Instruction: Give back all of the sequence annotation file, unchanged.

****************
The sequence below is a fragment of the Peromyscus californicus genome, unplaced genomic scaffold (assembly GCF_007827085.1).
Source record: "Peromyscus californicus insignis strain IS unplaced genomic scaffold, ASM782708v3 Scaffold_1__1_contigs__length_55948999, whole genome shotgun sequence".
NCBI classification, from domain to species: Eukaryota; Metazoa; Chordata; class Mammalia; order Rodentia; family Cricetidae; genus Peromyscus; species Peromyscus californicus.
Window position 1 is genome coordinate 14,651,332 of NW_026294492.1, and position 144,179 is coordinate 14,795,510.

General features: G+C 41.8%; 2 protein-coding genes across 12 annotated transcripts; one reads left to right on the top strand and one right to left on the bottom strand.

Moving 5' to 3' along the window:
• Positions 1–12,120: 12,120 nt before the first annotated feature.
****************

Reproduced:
The sequence below is a fragment of the Peromyscus californicus genome, unplaced genomic scaffold (assembly GCF_007827085.1).
Source record: "Peromyscus californicus insignis strain IS unplaced genomic scaffold, ASM782708v3 Scaffold_1__1_contigs__length_55948999, whole genome shotgun sequence".
NCBI classification, from domain to species: Eukaryota; Metazoa; Chordata; class Mammalia; order Rodentia; family Cricetidae; genus Peromyscus; species Peromyscus californicus.
Window position 1 is genome coordinate 14,651,332 of NW_026294492.1, and position 144,179 is coordinate 14,795,510.

General features: G+C 41.8%; 2 protein-coding genes across 12 annotated transcripts; one reads left to right on the top strand and one right to left on the bottom strand.

Moving 5' to 3' along the window:
• Positions 1–12,120: 12,120 nt before the first annotated feature.